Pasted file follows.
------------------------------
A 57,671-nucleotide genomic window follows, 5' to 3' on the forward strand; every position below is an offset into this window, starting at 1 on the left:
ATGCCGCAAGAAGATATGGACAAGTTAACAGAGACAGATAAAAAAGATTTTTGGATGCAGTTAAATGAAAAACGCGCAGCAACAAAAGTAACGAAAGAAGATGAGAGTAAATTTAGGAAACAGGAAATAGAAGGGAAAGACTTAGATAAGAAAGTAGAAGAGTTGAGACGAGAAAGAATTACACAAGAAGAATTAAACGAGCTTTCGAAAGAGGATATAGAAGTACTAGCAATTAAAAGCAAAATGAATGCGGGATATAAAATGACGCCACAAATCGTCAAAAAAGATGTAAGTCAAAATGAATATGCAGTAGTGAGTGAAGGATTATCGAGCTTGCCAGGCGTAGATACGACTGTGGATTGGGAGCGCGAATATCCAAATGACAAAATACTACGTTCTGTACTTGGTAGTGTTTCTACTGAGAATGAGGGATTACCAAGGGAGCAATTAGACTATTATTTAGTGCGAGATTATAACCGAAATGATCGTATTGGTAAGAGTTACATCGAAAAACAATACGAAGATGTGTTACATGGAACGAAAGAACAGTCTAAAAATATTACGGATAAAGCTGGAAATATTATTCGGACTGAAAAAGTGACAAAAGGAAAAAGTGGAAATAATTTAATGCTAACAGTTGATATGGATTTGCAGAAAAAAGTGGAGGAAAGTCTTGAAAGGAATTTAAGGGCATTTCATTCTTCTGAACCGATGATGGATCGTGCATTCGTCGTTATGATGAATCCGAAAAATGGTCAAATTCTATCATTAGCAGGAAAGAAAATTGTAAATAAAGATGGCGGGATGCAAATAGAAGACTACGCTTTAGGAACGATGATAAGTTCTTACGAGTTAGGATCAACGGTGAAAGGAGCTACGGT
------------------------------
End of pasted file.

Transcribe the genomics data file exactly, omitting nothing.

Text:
A 57,671-nucleotide genomic window follows, 5' to 3' on the forward strand; every position below is an offset into this window, starting at 1 on the left:
ATGCCGCAAGAAGATATGGACAAGTTAACAGAGACAGATAAAAAAGATTTTTGGATGCAGTTAAATGAAAAACGCGCAGCAACAAAAGTAACGAAAGAAGATGAGAGTAAATTTAGGAAACAGGAAATAGAAGGGAAAGACTTAGATAAGAAAGTAGAAGAGTTGAGACGAGAAAGAATTACACAAGAAGAATTAAACGAGCTTTCGAAAGAGGATATAGAAGTACTAGCAATTAAAAGCAAAATGAATGCGGGATATAAAATGACGCCACAAATCGTCAAAAAAGATGTAAGTCAAAATGAATATGCAGTAGTGAGTGAAGGATTATCGAGCTTGCCAGGCGTAGATACGACTGTGGATTGGGAGCGCGAATATCCAAATGACAAAATACTACGTTCTGTACTTGGTAGTGTTTCTACTGAGAATGAGGGATTACCAAGGGAGCAATTAGACTATTATTTAGTGCGAGATTATAACCGAAATGATCGTATTGGTAAGAGTTACATCGAAAAACAATACGAAGATGTGTTACATGGAACGAAAGAACAGTCTAAAAATATTACGGATAAAGCTGGAAATATTATTCGGACTGAAAAAGTGACAAAAGGAAAAAGTGGAAATAATTTAATGCTAACAGTTGATATGGATTTGCAGAAAAAAGTGGAGGAAAGTCTTGAAAGGAATTTAAGGGCATTTCATTCTTCTGAACCGATGATGGATCGTGCATTCGTCGTTATGATGAATCCGAAAAATGGTCAAATTCTATCATTAGCAGGAAAGAAAATTGTAAATAAAGATGGCGGGATGCAAATAGAAGACTACGCTTTAGGAACGATGATAAGTTCTTACGAGTTAGGATCAACGGTGAAAGGAGCTACGGT